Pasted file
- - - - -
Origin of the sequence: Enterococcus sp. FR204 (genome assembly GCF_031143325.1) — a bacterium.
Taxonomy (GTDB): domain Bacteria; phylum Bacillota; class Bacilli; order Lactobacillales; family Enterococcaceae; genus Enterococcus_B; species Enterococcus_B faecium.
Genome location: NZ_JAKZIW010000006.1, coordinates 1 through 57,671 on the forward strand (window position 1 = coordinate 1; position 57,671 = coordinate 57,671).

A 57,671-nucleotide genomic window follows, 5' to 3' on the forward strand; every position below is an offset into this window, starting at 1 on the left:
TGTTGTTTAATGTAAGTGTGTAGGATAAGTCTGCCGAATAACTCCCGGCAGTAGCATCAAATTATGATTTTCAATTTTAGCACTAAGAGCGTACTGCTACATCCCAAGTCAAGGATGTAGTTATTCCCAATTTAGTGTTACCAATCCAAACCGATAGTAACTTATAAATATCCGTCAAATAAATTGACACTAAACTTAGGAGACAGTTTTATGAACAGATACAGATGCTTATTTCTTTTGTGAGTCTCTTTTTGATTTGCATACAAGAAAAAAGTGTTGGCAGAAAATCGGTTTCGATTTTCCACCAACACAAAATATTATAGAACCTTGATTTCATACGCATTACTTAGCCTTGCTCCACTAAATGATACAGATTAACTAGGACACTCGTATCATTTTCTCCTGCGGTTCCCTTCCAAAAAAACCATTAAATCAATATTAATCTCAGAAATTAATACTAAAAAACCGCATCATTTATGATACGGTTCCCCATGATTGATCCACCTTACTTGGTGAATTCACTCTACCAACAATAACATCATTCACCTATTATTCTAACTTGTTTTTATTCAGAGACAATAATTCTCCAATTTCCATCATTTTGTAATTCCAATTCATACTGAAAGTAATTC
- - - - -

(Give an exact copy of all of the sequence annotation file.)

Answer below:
Origin of the sequence: Enterococcus sp. FR204 (genome assembly GCF_031143325.1) — a bacterium.
Taxonomy (GTDB): domain Bacteria; phylum Bacillota; class Bacilli; order Lactobacillales; family Enterococcaceae; genus Enterococcus_B; species Enterococcus_B faecium.
Genome location: NZ_JAKZIW010000006.1, coordinates 1 through 57,671 on the forward strand (window position 1 = coordinate 1; position 57,671 = coordinate 57,671).

A 57,671-nucleotide genomic window follows, 5' to 3' on the forward strand; every position below is an offset into this window, starting at 1 on the left:
TGTTGTTTAATGTAAGTGTGTAGGATAAGTCTGCCGAATAACTCCCGGCAGTAGCATCAAATTATGATTTTCAATTTTAGCACTAAGAGCGTACTGCTACATCCCAAGTCAAGGATGTAGTTATTCCCAATTTAGTGTTACCAATCCAAACCGATAGTAACTTATAAATATCCGTCAAATAAATTGACACTAAACTTAGGAGACAGTTTTATGAACAGATACAGATGCTTATTTCTTTTGTGAGTCTCTTTTTGATTTGCATACAAGAAAAAAGTGTTGGCAGAAAATCGGTTTCGATTTTCCACCAACACAAAATATTATAGAACCTTGATTTCATACGCATTACTTAGCCTTGCTCCACTAAATGATACAGATTAACTAGGACACTCGTATCATTTTCTCCTGCGGTTCCCTTCCAAAAAAACCATTAAATCAATATTAATCTCAGAAATTAATACTAAAAAACCGCATCATTTATGATACGGTTCCCCATGATTGATCCACCTTACTTGGTGAATTCACTCTACCAACAATAACATCATTCACCTATTATTCTAACTTGTTTTTATTCAGAGACAATAATTCTCCAATTTCCATCATTTTGTAATTCCAATTCATACTGAAAGTAATTC